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Original article URL: http://bridgemi.com/2012/12/construction-industry-sees-more-work-more-jobs-on-michigan%e2%80%99s-horizon/
13 December 2012
No industry contracted more during Michigan’s “lost decade” than construction.
The value of new construction, including homes, offices, factories, hospitals and schools, fell by more than half, from $21 billion in 2001 to $9.2 billion last year, as measured by state gross domestic product.
During the same period, Michigan lost 82,000 construction jobs, a 40 percent drop from the 205,000 construction jobs in the state at the end of 2000.
But builders and contractors say they’re finally starting to see what looks like an end to their decade-long economic nightmare.
“I sense an overall positive feeling from the people I talk to,” said Rich Kogelschatz, a home builder in Rockford, near Grand Rapids. “People are tired of being down. They want to start something.”
Construction GDP rose in Michigan from $8.8 billion in 2010 to $9.2 billion last year, a 4.8 percent increase.
Kogelschatz, president of Heartland Builders, said his company will complete 11 new homes by this year, up from the four a year Heartland built during the past several years. His company builds homes in the $250,000-to-$300,000 price range.
Statewide, there were 1,168 single-family home construction starts in October, up from 767 in October 2011, according to Federal Reserve data.
“There’s been more good information coming out of the housing industry than I’ve seen in a long time,” said George Erickcek, a senior regional analyst at the Upjohn Institute for Employment Research in Kalamazoo.
“We have finally hit the bottom,” he said. “I think there is more (future) upside in the housing industry than in any other.”
Nationally, housing starts are expected to rise from the current annualized rate of 900,000 homes, to 2 million by 2014, according to forecast data compiled by USA Today.
Nonresidential construction also is picking up in Michigan.
“Construction is still spotty, but there are a lot more spots than there were a few years ago,” said Chris Fisher, president of Associated Builders and Contractors in Michigan, a trade association representing mostly nonunion contractors.
Fisher said enrollment is rising in ABC’s apprenticeship programs and that some contractors are hiring again after a decade of slashing jobs.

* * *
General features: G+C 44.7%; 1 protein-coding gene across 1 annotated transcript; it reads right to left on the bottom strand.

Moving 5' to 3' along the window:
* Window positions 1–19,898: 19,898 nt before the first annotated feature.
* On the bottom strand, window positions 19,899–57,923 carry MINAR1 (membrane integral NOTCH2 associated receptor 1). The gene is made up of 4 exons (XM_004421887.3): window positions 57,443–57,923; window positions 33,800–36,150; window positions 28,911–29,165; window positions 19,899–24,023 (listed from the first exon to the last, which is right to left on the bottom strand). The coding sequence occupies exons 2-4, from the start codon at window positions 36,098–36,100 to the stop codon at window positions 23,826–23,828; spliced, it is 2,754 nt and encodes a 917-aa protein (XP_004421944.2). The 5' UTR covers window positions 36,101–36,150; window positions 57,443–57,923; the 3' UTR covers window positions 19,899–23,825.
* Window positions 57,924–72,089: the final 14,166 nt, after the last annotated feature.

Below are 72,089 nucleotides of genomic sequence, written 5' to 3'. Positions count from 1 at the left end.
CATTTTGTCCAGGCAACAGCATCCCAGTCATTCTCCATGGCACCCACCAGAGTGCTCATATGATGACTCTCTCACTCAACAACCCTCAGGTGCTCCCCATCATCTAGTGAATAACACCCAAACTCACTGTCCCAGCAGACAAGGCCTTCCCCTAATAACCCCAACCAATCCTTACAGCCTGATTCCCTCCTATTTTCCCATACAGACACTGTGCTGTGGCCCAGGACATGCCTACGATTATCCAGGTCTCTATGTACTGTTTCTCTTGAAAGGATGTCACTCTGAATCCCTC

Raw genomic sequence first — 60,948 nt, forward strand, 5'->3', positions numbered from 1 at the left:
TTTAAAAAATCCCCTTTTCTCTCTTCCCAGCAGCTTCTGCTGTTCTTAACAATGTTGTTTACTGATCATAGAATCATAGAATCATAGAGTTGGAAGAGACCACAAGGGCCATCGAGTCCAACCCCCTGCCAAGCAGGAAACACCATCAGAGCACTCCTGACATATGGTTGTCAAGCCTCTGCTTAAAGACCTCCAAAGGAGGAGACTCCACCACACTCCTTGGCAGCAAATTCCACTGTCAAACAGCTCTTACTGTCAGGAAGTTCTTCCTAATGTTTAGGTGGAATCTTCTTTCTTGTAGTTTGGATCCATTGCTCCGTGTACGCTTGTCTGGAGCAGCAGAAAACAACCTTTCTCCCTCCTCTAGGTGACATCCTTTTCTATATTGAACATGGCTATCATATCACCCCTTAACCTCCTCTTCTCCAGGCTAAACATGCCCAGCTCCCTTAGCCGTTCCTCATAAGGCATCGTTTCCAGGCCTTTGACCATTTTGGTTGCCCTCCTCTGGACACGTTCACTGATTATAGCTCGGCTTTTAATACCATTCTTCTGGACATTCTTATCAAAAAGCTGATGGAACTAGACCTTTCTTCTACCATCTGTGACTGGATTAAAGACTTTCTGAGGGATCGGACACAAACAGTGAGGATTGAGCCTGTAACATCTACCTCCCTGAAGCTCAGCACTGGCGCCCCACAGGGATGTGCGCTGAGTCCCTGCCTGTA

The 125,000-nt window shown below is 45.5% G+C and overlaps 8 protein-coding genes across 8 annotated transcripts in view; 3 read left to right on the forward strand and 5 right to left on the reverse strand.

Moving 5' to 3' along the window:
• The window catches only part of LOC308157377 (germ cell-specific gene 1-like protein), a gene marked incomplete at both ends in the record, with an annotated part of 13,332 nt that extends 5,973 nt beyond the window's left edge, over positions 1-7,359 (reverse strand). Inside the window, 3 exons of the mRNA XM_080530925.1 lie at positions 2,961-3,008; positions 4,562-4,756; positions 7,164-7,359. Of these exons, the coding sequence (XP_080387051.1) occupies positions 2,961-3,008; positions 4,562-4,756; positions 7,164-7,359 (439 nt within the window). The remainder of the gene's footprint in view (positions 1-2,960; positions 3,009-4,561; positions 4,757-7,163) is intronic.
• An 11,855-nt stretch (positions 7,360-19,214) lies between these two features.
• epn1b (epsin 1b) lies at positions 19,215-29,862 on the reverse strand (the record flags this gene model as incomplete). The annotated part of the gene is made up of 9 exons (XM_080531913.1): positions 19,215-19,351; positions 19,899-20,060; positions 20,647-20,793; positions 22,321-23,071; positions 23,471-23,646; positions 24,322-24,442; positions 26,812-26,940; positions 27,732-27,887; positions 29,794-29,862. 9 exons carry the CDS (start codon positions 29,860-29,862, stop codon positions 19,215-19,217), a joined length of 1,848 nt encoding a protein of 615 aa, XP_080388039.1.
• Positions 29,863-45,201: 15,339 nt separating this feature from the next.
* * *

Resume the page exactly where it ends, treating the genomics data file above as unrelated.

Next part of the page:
“That’s very good news,” he said. “I think we’re turning the corner.”
While the construction of new schools, hospitals and college facilities have helped keep the industry afloat for the past few years, Fisher said contractors are finally starting to see an uptick in demand for new retail outlets, office space and factories.
Fisher said pent-up demand for new commercial and industrial building is starting to be seen in the state after a decade of businesses sitting on the sidelines.
“After a while, companies need to break ground and move forward,” he said.
But the construction industry is recovering from a very low base, and employment remains sluggish.
“The industry remains stuck in neutral,” said Ken Simonson, chief economist at the Associated General Contractors of America, which represents mostly union contractors.
“Despite a strong pickup in homebuilding and multi-family construction, uncertainty about the fiscal cliff appears to be holding back private investment, while public agencies keep trimming construction budgets,” Simonson said.
The “fiscal cliff” refers to a series of tax increases and spending cuts that will take effect Jan. 1 unless Congress acts to make changes.
Construction jobs in Michigan have been hovering at around 122,000 for the last 12 months. A University of Michigan forecast in November predicted the state will add 19,000 construction jobs over the next two years.
Bob Filka, chief executive officer of the Home Builders Association of Michigan, said more than 10,000 homes will be built in Michigan this year, up from 7,937 in 2011.
Still, that number is about a third of the 30,000 home a year that were built, on average, in the state over the past 60 years, Filka said.
One problem builders are facing is a lack of available financing for “spec” homes that contractors build in hopes of selling them later.
“The only builders who are building spec homes are the ones who can self-finance them,” Filka said.
Builders also must pay higher property tax rates on spec homes that are not eligible for the lower homestead tax rate until they are sold to buyers. A bill addressing that concern was passed in the House earlier this year, but is languishing in the Senate.
Industry officials say stronger economic growth is needed to boost the construction industry.
“We’ve had slow, sputtering economic growth,” Filka said. “We just need more jobs.”
Rick Haglund has had a distinguished career covering Michigan business, economics and government at newspapers throughout the state. Most recently, at Booth Newspapers he wrote a statewide business column and was one of only three such columnists in Michigan. He also covered the auto industry and Michigan’s economy extensively.